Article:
New 3-D printed ovaries could produce healthy offspring

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New 3-D printed ovaries could produce healthy offspring

The brave new world of 3-D printed organs now includes implanted ovary structures that, true to their design, actually ovulate, according to a study.

By removing a female mouse’s ovary and replacing it with a bioprosthetic ovary, the mouse could not only ovulate but also give birth to healthy pups. The moms were even able to nurse their young.

The bioprosthetic ovaries are constructed of 3-D printed scaffolds that house immature eggs, and have been successful in boosting hormone production and restoring fertility in mice, which was the goal of the research.

The paper is published in Nature Communications.

How is this research different from other 3-D printed structures?

What sets this research apart from other labs is the architecture of the scaffold and the material, or “ink,” the scientists are using, said Ramille Shah, assistant professor of materials science and engineering at McCormick and of surgery at Feinberg.

That material is gelatin, which is a biological hydrogel made from broken-down collagen that is safe to use in humans.

The scientists knew that whatever scaffold they created needed to be made of organic materials that were rigid enough to be handled during surgery and porous enough to naturally interact with the mouse’s body tissues.

“Most hydrogels are very weak, since they’re made up of mostly water, and will often collapse on themselves,” Shah said.

“But we found a gelatin temperature that allows it to be self-supporting, not collapse, and lead to building multiple layers. No one else has been able to print gelatin with such well-defined and self-supported geometry.”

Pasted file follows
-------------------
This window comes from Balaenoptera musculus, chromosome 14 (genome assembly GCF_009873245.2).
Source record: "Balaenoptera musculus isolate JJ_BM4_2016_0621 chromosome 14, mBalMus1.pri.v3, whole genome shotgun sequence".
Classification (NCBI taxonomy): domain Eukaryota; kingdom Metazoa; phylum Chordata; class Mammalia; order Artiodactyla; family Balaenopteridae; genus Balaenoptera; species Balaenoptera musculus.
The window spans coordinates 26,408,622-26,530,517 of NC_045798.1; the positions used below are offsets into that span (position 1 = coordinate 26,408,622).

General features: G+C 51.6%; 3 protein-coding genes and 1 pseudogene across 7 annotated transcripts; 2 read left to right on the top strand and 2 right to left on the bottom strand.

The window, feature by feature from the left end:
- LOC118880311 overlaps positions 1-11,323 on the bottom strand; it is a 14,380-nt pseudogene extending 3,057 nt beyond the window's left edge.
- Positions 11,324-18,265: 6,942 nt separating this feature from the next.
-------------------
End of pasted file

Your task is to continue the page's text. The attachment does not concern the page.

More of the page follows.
That geometry directly links to whether the ovarian follicles, organized hormone-producing support cells surrounding an immature egg cell, will survive in the ovary, which was one of the bigger findings in the study.

How does this impact humans?

The scientists’ sole objective for developing the bioprosthetic ovaries was to help restore fertility and hormone production in women who have undergone adult cancer treatments or those who survived childhood cancer and now have increased risks of infertility and hormone-based developmental issues.

“What happens with some of our cancer patients is that their ovaries don’t function at a high enough level and they need to use hormone replacement therapies to trigger puberty,” said Monica Laronda, co-lead author of this research.

Additionally, the successful creation of 3-D printed implants to replace complex soft tissue could significantly impact future work in soft tissue regenerative medicine.

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News source: Northwestern University. The content is edited for length and style purposes.
Figure legend: This Knowridge.com image is credited to Northwestern University.